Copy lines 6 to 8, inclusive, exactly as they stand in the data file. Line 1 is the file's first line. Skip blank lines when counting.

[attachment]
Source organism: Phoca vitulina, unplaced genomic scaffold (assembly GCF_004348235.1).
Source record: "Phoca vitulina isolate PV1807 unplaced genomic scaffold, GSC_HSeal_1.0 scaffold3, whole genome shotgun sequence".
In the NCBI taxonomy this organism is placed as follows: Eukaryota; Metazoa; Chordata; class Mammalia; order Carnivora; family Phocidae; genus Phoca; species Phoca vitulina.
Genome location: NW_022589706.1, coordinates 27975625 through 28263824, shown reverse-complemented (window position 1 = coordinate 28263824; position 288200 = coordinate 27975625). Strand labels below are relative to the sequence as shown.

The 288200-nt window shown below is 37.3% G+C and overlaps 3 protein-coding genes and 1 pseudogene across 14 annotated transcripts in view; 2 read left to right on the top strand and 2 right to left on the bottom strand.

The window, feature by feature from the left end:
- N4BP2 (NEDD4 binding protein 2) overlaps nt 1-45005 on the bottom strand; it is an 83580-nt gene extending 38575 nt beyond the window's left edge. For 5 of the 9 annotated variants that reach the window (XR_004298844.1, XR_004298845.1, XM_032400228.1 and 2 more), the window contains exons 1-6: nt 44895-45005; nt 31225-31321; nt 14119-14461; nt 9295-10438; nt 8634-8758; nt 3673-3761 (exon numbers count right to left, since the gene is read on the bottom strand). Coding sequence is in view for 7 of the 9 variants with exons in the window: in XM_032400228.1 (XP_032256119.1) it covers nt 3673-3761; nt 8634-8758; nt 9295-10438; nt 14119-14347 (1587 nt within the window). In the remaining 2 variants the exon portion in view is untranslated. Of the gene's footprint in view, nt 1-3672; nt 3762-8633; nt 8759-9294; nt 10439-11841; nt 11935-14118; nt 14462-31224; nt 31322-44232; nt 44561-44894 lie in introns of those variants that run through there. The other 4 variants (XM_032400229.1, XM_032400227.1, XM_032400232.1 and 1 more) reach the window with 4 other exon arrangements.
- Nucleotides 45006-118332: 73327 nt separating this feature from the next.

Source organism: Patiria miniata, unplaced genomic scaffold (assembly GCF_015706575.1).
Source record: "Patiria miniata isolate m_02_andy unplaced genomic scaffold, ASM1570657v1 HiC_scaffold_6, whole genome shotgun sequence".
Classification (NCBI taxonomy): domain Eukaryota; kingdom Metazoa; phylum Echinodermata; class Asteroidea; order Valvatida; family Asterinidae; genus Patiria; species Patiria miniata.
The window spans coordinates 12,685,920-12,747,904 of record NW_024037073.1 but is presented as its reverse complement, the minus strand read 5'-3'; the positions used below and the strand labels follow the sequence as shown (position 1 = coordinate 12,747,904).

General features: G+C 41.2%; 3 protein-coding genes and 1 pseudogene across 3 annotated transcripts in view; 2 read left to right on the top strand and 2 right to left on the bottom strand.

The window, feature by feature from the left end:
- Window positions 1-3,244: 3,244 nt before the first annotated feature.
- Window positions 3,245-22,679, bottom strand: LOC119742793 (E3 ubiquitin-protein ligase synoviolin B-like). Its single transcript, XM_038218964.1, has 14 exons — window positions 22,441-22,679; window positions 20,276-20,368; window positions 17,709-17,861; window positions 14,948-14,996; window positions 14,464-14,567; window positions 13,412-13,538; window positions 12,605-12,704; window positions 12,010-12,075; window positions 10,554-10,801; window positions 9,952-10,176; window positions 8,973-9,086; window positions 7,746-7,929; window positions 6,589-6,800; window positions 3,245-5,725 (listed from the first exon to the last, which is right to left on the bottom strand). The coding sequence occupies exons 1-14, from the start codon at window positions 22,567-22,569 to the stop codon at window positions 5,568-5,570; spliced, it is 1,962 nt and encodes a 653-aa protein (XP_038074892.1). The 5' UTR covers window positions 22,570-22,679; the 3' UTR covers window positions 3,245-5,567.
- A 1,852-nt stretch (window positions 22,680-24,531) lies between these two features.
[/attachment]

The window, feature by feature from the left end:
- N4BP2 (NEDD4 binding protein 2) overlaps nt 1-45005 on the bottom strand; it is an 83580-nt gene extending 38575 nt beyond the window's left edge. For 5 of the 9 annotated variants that reach the window (XR_004298844.1, XR_004298845.1, XM_032400228.1 and 2 more), the window contains exons 1-6: nt 44895-45005; nt 31225-31321; nt 14119-14461; nt 9295-10438; nt 8634-8758; nt 3673-3761 (exon numbers count right to left, since the gene is read on the bottom strand). Coding sequence is in view for 7 of the 9 variants with exons in the window: in XM_032400228.1 (XP_032256119.1) it covers nt 3673-3761; nt 8634-8758; nt 9295-10438; nt 14119-14347 (1587 nt within the window). In the remaining 2 variants the exon portion in view is untranslated. Of the gene's footprint in view, nt 1-3672; nt 3762-8633; nt 8759-9294; nt 10439-11841; nt 11935-14118; nt 14462-31224; nt 31322-44232; nt 44561-44894 lie in introns of those variants that run through there. The other 4 variants (XM_032400229.1, XM_032400227.1, XM_032400232.1 and 1 more) reach the window with 4 other exon arrangements.
- Nucleotides 45006-118332: 73327 nt separating this feature from the next.